by Joe Campana & r & & r & The Whistling Season by Ivan Doig & r & & r & & lt;span class= "dropcap " & C & lt;/span & onvinced that his low count of wolf pelts has something to do with an odd trail of light in the midnight sky, Brose Turley holds Morrie Morgan at knifepoint and demands, "The world ending in fire? Is it?"

Who among us can blame Turley? His superstitious mind may be on to something. After all, things were swell in 1909 in eastern Montana until this rakish schoolteacher named Morgan arrived, bringing with him a fancy-pants vocabulary, brass knuckles, knowledge of Halley's Comet and, worse, some unmanly spectacles to help Turley's willfully ignorant son learn to read. Now things are out of joint. Someone will have to pay.

In The Whistling Season, Montana native Ivan Doig's 11th book, that someone turns out to be not Mr. Morgan but rather Paul Milliron, Morgan's most willing pupil. Forty-eight years after his days as a seventh-grader in Morgan's one-room schoolhouse, Milliron, now the superintendent of Montana schools, is charged with bringing the state's young boys up to snuff in math and science. How to begin? Close all the one-room schoolhouses. Loathe to raze the sorts of places where he was formed, Milliron nevertheless decides to initiate the purge with the school he attended.

You'll often hear Doig compared to giants of Western prose such as Wallace Stegner and A.B. Guthrie, masters whose work has defined an entire genre of American literature. Such lofty praise is all well and good, but it can deter as many new readers as it attracts. If you're among the thus-far deterred, it's time to snatch Doig's eighth novel from the shelf ($25 be damned), not because we may have a legend in our midst but because what we have is a flinty working man who's great at his job. Doig is an old pro, an expert storyteller. And I watch him work much the way I'd watch a bent-backed woodworker fashion cabinets.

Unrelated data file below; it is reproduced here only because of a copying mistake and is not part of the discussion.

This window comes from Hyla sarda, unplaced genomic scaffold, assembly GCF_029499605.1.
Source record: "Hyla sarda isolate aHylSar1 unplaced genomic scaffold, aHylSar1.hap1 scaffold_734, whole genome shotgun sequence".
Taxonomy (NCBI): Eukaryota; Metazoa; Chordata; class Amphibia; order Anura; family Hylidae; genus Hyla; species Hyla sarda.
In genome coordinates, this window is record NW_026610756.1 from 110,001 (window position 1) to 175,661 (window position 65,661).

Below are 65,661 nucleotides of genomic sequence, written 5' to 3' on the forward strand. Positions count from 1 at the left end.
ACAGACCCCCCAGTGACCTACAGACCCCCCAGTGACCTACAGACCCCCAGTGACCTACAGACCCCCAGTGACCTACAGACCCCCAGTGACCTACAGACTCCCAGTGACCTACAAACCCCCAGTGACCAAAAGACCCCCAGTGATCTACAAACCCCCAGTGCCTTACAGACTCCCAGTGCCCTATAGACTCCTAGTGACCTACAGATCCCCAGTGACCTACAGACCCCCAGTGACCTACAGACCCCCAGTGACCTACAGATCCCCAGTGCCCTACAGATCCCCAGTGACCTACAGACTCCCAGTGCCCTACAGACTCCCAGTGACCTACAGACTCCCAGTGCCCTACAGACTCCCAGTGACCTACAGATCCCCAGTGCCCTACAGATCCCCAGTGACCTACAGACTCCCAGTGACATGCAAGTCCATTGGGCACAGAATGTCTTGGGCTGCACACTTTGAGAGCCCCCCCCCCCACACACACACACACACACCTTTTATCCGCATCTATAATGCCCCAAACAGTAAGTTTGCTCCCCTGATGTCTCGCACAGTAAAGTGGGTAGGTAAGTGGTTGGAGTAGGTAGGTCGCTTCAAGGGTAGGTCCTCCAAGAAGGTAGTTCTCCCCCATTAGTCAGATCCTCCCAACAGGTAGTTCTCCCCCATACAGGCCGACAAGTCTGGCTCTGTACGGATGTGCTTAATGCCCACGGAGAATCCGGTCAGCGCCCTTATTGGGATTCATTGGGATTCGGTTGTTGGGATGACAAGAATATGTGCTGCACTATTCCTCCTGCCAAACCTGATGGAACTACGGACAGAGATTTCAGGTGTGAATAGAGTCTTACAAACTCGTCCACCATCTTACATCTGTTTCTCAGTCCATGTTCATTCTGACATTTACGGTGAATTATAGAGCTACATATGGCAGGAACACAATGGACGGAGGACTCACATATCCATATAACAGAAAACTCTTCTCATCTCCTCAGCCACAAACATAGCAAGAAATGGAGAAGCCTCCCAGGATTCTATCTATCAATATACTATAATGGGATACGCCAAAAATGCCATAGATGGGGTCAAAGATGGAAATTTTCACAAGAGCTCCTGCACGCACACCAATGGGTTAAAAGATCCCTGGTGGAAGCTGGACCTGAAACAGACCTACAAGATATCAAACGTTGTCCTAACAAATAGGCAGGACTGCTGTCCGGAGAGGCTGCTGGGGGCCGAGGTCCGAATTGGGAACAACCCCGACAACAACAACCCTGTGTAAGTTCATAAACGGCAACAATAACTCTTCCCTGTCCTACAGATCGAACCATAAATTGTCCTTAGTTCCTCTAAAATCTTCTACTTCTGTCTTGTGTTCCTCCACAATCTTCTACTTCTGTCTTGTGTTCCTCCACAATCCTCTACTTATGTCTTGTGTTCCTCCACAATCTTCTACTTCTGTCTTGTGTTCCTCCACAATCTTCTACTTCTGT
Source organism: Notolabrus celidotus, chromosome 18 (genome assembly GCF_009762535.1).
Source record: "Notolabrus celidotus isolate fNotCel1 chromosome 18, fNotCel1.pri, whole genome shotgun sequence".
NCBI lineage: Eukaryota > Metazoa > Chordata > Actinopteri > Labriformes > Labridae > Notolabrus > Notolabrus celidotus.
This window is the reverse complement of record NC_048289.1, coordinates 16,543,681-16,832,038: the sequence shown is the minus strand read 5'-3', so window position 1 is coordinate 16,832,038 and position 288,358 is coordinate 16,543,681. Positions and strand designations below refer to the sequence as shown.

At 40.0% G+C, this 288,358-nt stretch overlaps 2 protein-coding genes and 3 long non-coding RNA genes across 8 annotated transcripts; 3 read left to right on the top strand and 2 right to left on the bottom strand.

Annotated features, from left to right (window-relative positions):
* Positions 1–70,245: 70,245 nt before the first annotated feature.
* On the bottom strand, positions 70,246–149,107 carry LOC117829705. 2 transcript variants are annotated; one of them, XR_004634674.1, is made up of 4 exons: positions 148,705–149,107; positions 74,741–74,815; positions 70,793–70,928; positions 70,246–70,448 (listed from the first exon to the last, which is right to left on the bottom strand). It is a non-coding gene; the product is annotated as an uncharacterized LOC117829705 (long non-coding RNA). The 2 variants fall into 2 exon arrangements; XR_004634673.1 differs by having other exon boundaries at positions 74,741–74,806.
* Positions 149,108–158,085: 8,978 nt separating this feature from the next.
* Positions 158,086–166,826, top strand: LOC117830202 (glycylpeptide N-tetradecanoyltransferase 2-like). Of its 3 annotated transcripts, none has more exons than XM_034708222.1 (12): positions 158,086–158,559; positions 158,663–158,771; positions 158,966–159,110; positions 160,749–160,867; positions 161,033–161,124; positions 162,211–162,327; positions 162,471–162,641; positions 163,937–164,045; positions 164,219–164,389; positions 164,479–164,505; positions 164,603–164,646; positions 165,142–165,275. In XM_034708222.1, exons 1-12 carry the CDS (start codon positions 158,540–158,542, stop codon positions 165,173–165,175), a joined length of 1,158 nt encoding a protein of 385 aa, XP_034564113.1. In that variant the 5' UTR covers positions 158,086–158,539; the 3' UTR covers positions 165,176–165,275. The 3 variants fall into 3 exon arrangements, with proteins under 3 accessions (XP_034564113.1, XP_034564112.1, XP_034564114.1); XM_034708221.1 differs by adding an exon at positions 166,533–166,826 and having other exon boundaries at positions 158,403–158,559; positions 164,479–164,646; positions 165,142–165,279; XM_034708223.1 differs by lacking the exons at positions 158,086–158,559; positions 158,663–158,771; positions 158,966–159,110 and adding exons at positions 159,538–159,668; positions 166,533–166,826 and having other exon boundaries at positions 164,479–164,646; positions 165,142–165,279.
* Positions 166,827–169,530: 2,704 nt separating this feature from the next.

A coming-of-age schoolyard novel is a minefield of clich & eacute;s. Common in this genre are young love, schoolyard bullies, jeopardized budgets, unorthodox teachers, secret handshakes, fussy administrators and at some point an auditorium of rapt parents -- in short, all manner of potential hokum we've seen a million times and promised ourselves we won't fall for again. Thankfully, Doig never asks us to. Sure, much of the above finds its way into the book -- this is middle school after all -- but Doig surprises at every turn.

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